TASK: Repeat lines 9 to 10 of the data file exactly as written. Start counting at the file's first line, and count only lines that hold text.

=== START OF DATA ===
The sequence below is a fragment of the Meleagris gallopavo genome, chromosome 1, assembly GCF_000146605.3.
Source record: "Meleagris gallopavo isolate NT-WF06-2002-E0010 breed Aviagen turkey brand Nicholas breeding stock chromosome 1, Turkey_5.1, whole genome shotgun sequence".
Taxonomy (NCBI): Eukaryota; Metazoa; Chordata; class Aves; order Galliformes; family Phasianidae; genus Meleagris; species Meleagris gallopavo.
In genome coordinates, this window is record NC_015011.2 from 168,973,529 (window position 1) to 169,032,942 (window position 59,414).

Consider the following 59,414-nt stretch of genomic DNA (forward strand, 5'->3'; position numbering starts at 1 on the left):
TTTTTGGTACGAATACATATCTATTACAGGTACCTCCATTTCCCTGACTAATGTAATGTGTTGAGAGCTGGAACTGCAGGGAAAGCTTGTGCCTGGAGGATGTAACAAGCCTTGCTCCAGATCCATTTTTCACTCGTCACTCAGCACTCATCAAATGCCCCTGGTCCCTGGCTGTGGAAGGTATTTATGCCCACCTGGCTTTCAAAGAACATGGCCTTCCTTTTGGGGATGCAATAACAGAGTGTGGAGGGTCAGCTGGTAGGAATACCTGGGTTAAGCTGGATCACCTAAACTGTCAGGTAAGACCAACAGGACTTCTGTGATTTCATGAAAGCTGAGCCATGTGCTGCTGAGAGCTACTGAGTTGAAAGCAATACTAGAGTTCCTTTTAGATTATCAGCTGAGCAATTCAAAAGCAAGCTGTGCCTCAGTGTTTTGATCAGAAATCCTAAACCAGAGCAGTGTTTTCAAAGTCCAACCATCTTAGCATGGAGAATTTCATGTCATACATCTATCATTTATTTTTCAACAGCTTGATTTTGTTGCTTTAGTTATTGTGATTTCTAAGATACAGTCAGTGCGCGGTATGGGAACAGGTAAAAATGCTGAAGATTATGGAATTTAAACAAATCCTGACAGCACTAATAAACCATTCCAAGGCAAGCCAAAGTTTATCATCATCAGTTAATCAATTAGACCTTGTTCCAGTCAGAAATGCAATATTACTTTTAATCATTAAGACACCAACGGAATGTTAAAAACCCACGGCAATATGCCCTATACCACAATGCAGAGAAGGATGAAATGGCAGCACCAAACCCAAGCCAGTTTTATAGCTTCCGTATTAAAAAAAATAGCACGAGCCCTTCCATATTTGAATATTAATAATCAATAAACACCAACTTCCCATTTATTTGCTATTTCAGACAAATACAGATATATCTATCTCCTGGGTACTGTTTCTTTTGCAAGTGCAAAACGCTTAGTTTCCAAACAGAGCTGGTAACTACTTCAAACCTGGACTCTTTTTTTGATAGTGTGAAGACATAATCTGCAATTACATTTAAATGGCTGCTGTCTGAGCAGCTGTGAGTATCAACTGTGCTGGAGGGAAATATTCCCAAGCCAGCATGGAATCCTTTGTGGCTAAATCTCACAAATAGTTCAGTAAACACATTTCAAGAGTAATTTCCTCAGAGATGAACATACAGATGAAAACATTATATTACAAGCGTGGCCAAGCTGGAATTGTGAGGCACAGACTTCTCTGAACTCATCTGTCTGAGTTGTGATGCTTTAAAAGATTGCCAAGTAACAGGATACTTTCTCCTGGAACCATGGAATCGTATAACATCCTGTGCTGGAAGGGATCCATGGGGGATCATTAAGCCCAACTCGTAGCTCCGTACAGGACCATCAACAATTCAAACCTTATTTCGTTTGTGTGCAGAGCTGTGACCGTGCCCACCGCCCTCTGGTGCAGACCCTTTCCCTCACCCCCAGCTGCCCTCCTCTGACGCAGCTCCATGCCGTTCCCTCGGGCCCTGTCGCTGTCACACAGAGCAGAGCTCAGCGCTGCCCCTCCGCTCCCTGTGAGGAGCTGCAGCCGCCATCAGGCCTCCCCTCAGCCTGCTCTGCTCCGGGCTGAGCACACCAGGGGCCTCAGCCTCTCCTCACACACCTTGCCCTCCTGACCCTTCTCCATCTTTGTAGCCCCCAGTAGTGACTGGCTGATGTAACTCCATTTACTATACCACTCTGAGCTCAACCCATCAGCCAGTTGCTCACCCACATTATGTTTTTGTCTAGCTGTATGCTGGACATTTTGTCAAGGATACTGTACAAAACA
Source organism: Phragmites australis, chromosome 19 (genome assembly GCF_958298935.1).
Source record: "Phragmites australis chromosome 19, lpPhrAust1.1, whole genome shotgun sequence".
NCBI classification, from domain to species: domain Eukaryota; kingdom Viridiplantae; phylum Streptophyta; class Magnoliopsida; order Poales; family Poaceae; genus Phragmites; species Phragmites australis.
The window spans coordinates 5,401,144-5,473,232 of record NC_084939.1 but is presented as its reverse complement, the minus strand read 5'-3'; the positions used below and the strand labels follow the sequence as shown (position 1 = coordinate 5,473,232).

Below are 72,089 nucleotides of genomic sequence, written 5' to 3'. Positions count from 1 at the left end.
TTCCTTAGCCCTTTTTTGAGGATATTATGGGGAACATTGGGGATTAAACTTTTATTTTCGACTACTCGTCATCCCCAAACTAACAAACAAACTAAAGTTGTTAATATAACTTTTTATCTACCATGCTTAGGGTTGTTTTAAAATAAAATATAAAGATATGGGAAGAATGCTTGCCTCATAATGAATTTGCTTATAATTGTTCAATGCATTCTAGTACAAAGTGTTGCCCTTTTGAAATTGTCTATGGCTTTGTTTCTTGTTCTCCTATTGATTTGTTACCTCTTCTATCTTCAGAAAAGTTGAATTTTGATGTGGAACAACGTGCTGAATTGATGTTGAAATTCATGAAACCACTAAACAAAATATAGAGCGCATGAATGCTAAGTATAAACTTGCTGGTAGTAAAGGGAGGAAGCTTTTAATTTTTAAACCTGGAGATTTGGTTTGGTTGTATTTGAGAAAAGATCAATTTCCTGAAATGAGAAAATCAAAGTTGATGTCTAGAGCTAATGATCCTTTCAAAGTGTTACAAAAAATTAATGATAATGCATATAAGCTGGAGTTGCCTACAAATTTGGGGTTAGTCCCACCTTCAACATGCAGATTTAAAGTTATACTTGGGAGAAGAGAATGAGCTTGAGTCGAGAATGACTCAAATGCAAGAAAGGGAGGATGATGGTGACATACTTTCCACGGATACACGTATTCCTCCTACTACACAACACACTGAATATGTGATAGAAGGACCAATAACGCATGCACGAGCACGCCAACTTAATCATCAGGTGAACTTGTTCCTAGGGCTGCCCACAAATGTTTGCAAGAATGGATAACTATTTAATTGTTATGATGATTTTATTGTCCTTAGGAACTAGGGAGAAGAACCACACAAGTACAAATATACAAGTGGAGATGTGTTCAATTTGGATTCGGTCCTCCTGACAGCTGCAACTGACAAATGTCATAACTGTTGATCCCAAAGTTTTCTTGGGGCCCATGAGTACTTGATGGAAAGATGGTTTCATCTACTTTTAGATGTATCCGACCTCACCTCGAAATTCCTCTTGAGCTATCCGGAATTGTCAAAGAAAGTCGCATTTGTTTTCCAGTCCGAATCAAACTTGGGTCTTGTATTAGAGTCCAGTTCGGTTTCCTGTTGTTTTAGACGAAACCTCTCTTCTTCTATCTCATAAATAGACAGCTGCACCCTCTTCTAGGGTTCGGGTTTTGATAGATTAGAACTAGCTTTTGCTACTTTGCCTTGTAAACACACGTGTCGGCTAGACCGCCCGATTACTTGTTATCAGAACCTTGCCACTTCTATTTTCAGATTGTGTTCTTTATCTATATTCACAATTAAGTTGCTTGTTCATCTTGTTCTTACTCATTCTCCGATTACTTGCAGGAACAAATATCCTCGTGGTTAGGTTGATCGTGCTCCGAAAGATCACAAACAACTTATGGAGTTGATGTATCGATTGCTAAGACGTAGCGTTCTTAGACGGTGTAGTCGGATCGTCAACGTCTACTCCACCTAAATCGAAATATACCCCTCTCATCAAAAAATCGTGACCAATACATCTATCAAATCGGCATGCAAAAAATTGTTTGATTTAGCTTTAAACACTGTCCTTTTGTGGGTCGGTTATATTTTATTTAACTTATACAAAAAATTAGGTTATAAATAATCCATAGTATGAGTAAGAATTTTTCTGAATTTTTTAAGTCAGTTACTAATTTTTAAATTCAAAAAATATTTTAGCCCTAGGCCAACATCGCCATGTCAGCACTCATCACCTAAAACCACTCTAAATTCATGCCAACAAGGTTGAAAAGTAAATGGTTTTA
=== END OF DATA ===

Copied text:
NCBI classification, from domain to species: domain Eukaryota; kingdom Viridiplantae; phylum Streptophyta; class Magnoliopsida; order Poales; family Poaceae; genus Phragmites; species Phragmites australis.
The window spans coordinates 5,401,144-5,473,232 of record NC_084939.1 but is presented as its reverse complement, the minus strand read 5'-3'; the positions used below and the strand labels follow the sequence as shown (position 1 = coordinate 5,473,232).